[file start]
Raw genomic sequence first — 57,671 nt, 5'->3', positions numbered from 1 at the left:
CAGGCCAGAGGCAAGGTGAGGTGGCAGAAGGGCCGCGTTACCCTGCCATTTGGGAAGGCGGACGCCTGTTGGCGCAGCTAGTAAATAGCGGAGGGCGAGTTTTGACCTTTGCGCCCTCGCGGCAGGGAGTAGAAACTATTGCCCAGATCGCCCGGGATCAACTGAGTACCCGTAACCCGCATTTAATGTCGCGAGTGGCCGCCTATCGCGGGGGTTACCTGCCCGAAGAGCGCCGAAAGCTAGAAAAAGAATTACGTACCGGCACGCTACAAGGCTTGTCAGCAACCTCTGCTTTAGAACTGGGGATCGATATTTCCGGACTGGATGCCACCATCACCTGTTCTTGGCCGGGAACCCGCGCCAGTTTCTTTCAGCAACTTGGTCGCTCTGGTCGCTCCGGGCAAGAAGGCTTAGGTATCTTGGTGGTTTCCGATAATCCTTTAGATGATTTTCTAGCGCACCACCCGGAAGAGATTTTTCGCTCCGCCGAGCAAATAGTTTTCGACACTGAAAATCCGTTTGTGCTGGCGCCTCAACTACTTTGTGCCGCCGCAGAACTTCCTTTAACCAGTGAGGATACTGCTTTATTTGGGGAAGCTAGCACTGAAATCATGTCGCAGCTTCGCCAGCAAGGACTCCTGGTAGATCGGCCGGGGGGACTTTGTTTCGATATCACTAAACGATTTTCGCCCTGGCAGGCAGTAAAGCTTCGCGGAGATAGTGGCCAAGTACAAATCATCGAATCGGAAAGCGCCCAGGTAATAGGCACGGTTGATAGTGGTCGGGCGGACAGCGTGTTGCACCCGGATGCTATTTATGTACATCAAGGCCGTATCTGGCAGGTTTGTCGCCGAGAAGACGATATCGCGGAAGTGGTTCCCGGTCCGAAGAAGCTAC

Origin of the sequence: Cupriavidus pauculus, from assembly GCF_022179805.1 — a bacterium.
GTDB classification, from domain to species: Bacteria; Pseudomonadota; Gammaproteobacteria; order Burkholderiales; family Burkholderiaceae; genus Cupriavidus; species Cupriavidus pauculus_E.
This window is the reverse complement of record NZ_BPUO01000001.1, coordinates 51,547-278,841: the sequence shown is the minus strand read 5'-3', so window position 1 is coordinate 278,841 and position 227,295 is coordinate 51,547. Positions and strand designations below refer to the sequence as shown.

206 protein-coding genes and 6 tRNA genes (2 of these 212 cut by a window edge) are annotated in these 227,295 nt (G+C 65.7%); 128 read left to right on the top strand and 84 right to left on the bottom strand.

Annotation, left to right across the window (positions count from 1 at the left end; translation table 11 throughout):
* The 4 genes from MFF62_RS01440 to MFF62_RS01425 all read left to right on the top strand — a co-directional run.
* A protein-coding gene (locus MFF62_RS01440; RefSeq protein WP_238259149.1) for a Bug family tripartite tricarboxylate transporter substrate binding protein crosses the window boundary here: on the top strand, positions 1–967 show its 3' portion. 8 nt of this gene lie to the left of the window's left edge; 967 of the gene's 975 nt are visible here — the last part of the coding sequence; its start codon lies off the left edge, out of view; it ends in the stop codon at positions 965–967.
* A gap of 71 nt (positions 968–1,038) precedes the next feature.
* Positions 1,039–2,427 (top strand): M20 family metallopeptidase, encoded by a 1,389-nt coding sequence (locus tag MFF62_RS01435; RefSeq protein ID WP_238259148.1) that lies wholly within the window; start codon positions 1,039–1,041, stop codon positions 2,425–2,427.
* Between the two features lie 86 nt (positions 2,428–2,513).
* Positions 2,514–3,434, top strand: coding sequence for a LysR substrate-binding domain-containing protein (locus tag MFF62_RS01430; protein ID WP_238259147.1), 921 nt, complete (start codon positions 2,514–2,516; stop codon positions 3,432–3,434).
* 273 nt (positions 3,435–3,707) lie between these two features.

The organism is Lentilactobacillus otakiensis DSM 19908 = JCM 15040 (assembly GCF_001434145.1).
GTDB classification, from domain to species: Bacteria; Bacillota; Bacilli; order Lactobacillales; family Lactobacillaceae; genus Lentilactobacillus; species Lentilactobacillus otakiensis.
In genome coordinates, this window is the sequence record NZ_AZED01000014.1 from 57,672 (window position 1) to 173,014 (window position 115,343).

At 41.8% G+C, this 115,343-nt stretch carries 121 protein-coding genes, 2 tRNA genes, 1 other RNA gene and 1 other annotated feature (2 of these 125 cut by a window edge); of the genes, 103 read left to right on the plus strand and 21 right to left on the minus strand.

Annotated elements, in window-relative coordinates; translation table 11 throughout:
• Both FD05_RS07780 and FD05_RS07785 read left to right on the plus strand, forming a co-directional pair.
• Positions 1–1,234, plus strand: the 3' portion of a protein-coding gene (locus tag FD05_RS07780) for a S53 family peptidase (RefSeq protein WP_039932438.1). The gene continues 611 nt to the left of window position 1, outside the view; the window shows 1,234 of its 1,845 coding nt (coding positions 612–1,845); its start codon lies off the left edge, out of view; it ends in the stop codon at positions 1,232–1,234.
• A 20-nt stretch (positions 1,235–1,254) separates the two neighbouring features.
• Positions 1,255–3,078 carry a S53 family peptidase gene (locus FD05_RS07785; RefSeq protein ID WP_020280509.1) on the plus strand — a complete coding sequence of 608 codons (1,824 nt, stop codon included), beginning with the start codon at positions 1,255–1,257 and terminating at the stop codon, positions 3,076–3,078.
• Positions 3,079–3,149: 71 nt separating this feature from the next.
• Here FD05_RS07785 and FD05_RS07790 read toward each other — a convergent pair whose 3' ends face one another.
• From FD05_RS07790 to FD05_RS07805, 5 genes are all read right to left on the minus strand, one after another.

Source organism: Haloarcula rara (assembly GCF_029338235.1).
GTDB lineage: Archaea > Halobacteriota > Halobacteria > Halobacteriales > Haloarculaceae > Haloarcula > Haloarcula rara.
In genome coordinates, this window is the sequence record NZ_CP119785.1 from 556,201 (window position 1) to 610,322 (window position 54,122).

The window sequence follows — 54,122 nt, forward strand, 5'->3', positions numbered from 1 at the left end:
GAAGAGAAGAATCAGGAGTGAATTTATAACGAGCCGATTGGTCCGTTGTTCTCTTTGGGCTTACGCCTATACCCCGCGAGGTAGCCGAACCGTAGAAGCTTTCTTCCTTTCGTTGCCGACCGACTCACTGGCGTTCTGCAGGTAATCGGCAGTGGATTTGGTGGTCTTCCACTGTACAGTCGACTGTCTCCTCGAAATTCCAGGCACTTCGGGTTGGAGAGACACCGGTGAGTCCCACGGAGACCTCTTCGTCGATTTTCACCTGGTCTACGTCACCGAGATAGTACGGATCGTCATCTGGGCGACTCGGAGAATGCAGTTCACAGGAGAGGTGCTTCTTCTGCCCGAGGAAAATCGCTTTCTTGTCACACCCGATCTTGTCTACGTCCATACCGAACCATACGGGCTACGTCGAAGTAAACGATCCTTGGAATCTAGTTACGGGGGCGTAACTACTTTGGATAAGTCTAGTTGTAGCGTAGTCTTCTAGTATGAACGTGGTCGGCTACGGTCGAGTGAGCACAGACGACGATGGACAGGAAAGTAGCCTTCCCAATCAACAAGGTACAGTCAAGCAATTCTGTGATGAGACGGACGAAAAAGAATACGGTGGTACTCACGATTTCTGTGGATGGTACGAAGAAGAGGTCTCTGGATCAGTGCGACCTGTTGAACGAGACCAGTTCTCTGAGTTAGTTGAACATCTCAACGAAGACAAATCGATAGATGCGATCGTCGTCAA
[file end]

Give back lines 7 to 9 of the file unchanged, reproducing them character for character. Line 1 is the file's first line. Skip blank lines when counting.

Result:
Annotation, left to right across the window (positions count from 1 at the left end; translation table 11 throughout):
* The 4 genes from MFF62_RS01440 to MFF62_RS01425 all read left to right on the top strand — a co-directional run.
* A protein-coding gene (locus MFF62_RS01440; RefSeq protein WP_238259149.1) for a Bug family tripartite tricarboxylate transporter substrate binding protein crosses the window boundary here: on the top strand, positions 1–967 show its 3' portion. 8 nt of this gene lie to the left of the window's left edge; 967 of the gene's 975 nt are visible here — the last part of the coding sequence; its start codon lies off the left edge, out of view; it ends in the stop codon at positions 965–967.